“Books played such an important role in my life growing up,” reflects Akala over Zoom. “I don’t think there’s any way of overstating how important that is.” Following on from his bestselling nonfiction, Natives: Race & Class in the Ruins of Empire, the BAFTA and MOBO award-winning artist, writer, and social entrepreneur has made his first foray into Young Adult fiction.
Writing his latest novel, The Dark Lady, he says was “extremely difficult” but “incredibly satisfying”. “I did geek out,” he laughs. “I’ve tried to condense the entire 1590s into one summer.”
While a challenge to create, the new novel isn’t entirely new territory for Akala. The Dark Lady is a combination of everything we’ve come to celebrate the writer for: an almost encyclopaedic grasp of history, his profound storytelling ability, and, with The Hip-Hop Shakespeare Company, setting the Bard’s works to a modern beat. “I just think that he’s [Shakespeare] written some of the best characters ever made,” Akala tells me.
Set in 16th century London, his new book is inspired by Shakespeare’s series of Dark Lady sonnets, and the mysterious woman with “dun” coloured skin. Akala has also drawn details from the history of medieval West Africa – the story follows mixed-raced Henry, an orphan, outsider, and a thief invested with magical powers. “Most period stories tend to focus on elites, and so I wanted to write something from the perspective of poor people from the streets back then,” he explains.
While Akala’s first introduction to Shakespeare was largely positive – during his GCSEs, the same year Baz Luhrmann’s Romeo + Juliet was released – he admits that not all young people are similarly fascinated. “I’ve taught in countless schools, and young Black people in particular would say: ‘Sir, were there Black people in Shakespeare’s time?’ It’s very clear to me there really was no general conception of a Black person in medieval existence,” Akala notes.
The Dark Lady might be Akala’s first YA fiction, but it’s unlikely to be his last. Writing books that young adults feel they have an affinity with is, he says, “something I’ve always wanted to do, and will probably do more of.”
Below, Akala shares his thoughts on Black representation in period dramas, his love of history, and the power of reading books.
On Writing YA Fantasy Fiction For The First Time
There was a point when I was in the middle of draft one-and-a-half and I thought, “Oh my God, this is garbage, this is never going to work out.” But then, I had read that other really seasoned writers like Stephen King still have that feeling, even now. That helped me.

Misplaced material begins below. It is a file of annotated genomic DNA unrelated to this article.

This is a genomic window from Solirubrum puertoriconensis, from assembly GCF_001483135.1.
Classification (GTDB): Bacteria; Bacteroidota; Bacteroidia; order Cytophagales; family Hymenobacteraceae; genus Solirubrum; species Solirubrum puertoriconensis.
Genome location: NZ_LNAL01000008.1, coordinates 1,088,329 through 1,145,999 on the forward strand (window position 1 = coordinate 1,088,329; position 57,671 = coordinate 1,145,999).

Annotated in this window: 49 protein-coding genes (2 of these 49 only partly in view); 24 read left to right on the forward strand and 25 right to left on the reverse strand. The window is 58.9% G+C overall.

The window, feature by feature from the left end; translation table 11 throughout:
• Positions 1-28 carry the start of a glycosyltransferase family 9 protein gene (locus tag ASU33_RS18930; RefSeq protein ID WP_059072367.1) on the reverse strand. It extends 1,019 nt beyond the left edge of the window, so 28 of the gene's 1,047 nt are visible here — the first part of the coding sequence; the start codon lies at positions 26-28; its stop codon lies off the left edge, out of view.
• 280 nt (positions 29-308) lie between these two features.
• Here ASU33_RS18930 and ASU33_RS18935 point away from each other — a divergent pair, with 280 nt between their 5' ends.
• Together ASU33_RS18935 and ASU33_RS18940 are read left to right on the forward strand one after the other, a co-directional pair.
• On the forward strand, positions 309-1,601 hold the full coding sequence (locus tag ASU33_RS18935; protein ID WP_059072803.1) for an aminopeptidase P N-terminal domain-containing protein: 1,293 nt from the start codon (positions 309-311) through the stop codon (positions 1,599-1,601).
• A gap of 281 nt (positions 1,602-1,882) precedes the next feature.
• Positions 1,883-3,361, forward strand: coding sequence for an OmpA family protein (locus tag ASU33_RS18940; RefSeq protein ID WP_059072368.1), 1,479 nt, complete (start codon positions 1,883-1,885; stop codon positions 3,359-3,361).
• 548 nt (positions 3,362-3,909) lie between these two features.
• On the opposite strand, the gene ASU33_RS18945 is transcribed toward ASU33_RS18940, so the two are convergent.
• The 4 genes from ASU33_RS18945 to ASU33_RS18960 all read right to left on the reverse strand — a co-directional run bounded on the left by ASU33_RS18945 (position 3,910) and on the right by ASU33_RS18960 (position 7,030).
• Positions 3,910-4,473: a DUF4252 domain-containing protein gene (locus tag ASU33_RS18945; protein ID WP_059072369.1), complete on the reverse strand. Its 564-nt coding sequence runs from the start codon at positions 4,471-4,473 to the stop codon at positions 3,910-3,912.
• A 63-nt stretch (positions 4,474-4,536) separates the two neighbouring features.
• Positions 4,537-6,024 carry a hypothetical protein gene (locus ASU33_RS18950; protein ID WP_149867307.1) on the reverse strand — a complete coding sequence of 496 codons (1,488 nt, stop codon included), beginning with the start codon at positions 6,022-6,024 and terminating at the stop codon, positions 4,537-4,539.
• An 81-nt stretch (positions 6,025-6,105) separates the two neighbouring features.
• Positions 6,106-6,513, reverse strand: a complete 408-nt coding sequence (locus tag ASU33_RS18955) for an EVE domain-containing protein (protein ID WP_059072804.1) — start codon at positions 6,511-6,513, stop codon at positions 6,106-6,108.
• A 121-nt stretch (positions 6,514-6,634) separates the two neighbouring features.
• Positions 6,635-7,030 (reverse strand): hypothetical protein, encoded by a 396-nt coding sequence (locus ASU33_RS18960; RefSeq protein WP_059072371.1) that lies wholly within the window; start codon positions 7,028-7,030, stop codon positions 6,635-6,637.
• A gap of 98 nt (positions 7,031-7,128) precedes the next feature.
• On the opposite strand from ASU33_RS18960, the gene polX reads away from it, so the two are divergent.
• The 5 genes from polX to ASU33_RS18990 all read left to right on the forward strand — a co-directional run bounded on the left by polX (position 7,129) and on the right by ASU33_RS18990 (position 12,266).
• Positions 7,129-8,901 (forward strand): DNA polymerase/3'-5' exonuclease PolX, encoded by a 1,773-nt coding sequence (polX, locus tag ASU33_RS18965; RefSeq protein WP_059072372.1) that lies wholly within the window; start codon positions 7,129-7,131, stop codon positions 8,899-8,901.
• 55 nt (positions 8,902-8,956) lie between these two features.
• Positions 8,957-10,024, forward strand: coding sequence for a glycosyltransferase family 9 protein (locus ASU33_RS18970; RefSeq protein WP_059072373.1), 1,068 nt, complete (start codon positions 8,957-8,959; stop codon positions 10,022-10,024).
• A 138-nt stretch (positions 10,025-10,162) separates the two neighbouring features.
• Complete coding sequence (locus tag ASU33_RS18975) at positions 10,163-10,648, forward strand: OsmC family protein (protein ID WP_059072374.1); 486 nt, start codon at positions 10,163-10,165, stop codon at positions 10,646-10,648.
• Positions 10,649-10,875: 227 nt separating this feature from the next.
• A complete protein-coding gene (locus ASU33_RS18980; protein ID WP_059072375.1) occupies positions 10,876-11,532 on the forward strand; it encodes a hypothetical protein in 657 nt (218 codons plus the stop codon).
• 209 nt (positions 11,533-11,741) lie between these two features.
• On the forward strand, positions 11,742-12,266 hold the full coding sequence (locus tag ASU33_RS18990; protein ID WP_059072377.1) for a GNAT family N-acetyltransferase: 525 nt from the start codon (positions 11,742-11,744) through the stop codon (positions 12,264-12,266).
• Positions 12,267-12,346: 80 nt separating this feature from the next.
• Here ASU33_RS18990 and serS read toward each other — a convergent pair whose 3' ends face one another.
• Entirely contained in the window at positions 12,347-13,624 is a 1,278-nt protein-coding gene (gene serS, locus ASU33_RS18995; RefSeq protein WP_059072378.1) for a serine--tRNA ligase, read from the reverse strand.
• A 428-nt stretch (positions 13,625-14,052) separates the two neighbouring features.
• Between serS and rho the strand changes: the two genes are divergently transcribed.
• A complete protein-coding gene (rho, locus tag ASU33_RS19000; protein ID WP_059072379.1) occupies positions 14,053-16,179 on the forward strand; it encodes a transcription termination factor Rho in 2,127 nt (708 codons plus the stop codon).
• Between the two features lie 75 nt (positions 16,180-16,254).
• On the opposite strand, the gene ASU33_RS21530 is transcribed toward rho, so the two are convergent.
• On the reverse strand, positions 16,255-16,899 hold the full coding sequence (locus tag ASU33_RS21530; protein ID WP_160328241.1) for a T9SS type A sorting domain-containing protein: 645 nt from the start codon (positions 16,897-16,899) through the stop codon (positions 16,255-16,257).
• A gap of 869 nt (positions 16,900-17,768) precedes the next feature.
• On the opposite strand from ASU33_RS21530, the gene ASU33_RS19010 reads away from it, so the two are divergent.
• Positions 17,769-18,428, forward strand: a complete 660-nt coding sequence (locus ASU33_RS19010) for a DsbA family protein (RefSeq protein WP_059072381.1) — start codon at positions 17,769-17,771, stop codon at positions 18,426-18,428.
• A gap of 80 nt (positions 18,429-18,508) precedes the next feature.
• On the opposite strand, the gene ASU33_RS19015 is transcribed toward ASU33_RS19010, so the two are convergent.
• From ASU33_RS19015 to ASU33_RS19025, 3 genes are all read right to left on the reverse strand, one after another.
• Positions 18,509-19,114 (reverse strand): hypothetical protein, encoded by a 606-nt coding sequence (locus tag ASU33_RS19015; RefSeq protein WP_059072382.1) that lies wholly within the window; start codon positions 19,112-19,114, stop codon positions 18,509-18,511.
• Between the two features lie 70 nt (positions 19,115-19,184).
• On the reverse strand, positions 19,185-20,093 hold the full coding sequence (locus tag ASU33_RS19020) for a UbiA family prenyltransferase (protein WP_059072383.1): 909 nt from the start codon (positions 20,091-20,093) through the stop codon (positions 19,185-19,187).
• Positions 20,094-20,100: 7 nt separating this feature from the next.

On Geeking Out On Tudor History
I did geek out! I even put a note in the back of the book explaining that when I’ve deviated from historical truth, I have done it deliberately. I’ve tried to condense the entire 1590s into one summer. I had a massive map of Tudor London, so when I’m describing Henry taking a left down a street, I was literally looking at that map. I’d like to do that process again.
On Capturing The Real Energy Of Shakespearean Plays
Part of the problem is it’s mostly presented as posh, when most of Shakespeare’s audience couldn’t read or write. There was one account I read of a guy caught pickpocketing during a play – they tied him to the post of the stage at the Globe, and threw tomatoes at him for the rest of the show. It was rowdy, like a rock concert, and I wanted to get some of that across in the book.
On Black Representation In Period Dramas
People get more information about history through popular culture than they do from history class or history books. One of the reasons I think it’s hard for people to imagine a Black medieval existence is because of the lack of Black period dramas, and Black historical fantasy films. I’m a huge fan of Game Of Thrones, but it was a shame that all of the Black characters were slaves or had slave origins. I thought they really missed a trick there. We’ve never seen a functioning, medieval African kingdom portrayed.
On Being Inspired By Shakespeare’s Dark Lady Sonnets
I just really liked those sonnets. The fact that people call her “the Dark Lady”, although Shakespeare calls her “Black” over and over again, is fascinating to me. We don’t know who she was. We don’t know for certain that she was an African woman, but we do know there was an African presence in London. I thought it would be a really good jump-off point.
On The Power Of Reading As A Teenager
The more I look back, on paper, I had all of the wrong things in life: single parent family, free school meals, teenage parents, uncle in prison... All of the tick-box cliches that said I should have gone to jail. Yet, I also had enormous benefits – one of them was getting into reading really early. There’s a sense of entitlement you feel when you have a good grasp of language, and can articulate yourself well.
The Dark Lady is out now and available via all usual stockists. Check Akala’s website for more details on this and his other works.
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